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N Engl J Med. 2010 Aug 5;363(6):523-31. doi: 10.1056/NEJMoa0905079.

Ecallantide for the treatment of acute attacks in hereditary angioedema.

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  • 1University of Milan, Dept. of Internal Medicine, Ospedale Luigi Sacco, Via Giovanni Battista Grassi 74, 20157 Milan, Italy. marco.cicardi@unimi.it



Hereditary angioedema is a rare genetic disorder characterized by acute, intermittent, and potentially life-threatening attacks of edema of the skin and mucosa. We evaluated ecallantide, a newly developed recombinant plasma kallikrein inhibitor, for the treatment of acute attacks of angioedema.


In this double-blind, placebo-controlled trial, patients with hereditary angioedema presenting with an acute attack were randomly assigned, in a 1:1 ratio, to receive subcutaneous ecallantide, at a dose of 30 mg, or placebo. Two measures of patient-reported outcomes were used to assess the response: treatment outcome scores, which range from +100 (designated in the protocol as significant improvement in symptoms) to -100 (significant worsening of symptoms), and the change from baseline in the mean symptom complex severity score, which range from +2 (representing a change from mild symptoms at baseline to severe symptoms after) to -3 (representing a change from severe symptoms at baseline to no symptoms after). The primary end point was the treatment outcome score 4 hours after study-drug administration. Secondary end points included the change from baseline in the mean symptom complex severity score at 4 hours and the time to significant improvement.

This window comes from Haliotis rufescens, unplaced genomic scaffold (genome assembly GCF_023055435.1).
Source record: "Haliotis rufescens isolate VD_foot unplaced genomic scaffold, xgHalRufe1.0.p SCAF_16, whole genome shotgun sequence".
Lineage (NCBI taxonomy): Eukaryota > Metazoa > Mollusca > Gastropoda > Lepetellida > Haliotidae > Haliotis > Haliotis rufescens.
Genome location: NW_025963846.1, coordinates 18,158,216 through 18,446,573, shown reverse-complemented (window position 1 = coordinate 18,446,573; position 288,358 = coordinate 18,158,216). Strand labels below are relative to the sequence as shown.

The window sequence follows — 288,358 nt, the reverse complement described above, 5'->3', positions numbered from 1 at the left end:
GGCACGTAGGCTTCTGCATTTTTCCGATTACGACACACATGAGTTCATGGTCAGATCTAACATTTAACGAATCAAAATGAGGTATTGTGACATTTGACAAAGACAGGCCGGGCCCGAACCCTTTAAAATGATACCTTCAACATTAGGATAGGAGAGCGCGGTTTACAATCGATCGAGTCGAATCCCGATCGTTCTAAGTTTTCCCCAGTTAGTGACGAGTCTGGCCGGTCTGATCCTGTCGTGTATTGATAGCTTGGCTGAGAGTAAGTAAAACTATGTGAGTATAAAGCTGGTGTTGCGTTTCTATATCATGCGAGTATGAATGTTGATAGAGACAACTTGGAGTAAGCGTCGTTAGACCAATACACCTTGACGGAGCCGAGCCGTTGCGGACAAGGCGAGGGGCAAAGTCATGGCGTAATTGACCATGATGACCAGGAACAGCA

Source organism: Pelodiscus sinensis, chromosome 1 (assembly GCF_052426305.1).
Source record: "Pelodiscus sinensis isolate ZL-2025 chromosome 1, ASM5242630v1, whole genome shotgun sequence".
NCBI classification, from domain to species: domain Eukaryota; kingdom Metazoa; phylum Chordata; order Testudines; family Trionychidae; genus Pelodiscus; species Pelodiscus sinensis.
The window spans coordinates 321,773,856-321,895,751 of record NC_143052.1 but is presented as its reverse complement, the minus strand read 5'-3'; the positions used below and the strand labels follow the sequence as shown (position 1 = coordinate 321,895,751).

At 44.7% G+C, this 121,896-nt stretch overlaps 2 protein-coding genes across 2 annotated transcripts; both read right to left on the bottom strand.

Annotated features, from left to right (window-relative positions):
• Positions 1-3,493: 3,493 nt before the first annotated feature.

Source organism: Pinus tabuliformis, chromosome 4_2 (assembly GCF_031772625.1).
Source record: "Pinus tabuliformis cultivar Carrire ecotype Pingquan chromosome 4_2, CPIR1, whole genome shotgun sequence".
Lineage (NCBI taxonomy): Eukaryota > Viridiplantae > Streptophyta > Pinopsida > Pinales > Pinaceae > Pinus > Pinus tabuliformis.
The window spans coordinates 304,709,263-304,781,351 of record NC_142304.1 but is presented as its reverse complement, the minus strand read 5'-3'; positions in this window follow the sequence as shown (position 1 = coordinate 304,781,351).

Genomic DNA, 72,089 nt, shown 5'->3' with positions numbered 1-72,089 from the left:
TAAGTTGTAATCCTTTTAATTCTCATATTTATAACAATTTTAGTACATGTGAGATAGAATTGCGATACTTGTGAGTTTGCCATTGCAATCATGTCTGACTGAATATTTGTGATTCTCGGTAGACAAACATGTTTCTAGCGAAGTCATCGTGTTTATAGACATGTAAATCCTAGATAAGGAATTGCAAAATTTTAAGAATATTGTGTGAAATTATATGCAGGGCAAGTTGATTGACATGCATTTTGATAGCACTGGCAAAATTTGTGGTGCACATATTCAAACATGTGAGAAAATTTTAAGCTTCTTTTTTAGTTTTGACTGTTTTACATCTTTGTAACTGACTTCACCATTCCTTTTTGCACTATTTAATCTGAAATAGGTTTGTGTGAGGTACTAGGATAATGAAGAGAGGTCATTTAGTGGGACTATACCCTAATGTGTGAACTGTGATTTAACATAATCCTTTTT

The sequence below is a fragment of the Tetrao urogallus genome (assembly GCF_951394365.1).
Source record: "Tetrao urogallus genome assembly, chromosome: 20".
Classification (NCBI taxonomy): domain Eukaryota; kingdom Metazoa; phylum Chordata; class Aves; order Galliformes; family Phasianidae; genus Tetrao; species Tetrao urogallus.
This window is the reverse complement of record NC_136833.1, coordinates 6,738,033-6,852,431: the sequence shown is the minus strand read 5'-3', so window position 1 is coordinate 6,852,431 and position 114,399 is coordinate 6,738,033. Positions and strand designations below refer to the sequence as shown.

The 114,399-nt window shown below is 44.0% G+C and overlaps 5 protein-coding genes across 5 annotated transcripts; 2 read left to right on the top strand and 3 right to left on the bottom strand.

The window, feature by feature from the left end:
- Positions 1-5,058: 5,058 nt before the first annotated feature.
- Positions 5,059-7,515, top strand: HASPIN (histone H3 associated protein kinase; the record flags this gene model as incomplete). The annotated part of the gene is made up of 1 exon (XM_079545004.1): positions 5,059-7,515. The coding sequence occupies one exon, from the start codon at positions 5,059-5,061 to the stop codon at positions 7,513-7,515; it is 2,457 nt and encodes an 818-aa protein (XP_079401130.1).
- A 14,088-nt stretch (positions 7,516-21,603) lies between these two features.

A total of 71 of the 72 patients completed the trial. The median treatment outcome score at 4 hours was 50.0 in the ecallantide group and 0.0 in the placebo group (interquartile range [IQR], 0.0 to 100.0 in both groups; P=0.004). The median change in the mean symptom complex severity score at 4 hours was -1.00 (IQR, -1.50 to 0.00) with ecallantide, versus -0.50 (IQR, -1.00 to 0.00) with placebo (P=0.01). The estimated time to significant improvement was 165 minutes with ecallantide versus more than 240 minutes with placebo (P=0.14). There were no deaths, treatment-related serious adverse events, or withdrawals owing to adverse events.


Four hours after administration of ecallantide or placebo for acute attacks of angioedema in patients with hereditary angioedema, patient-reported treatment outcome scores and mean symptom complex severity scores were significantly better with ecallantide than with placebo. (Funded by Dyax; ClinicalTrials.gov number, NCT00262080.)

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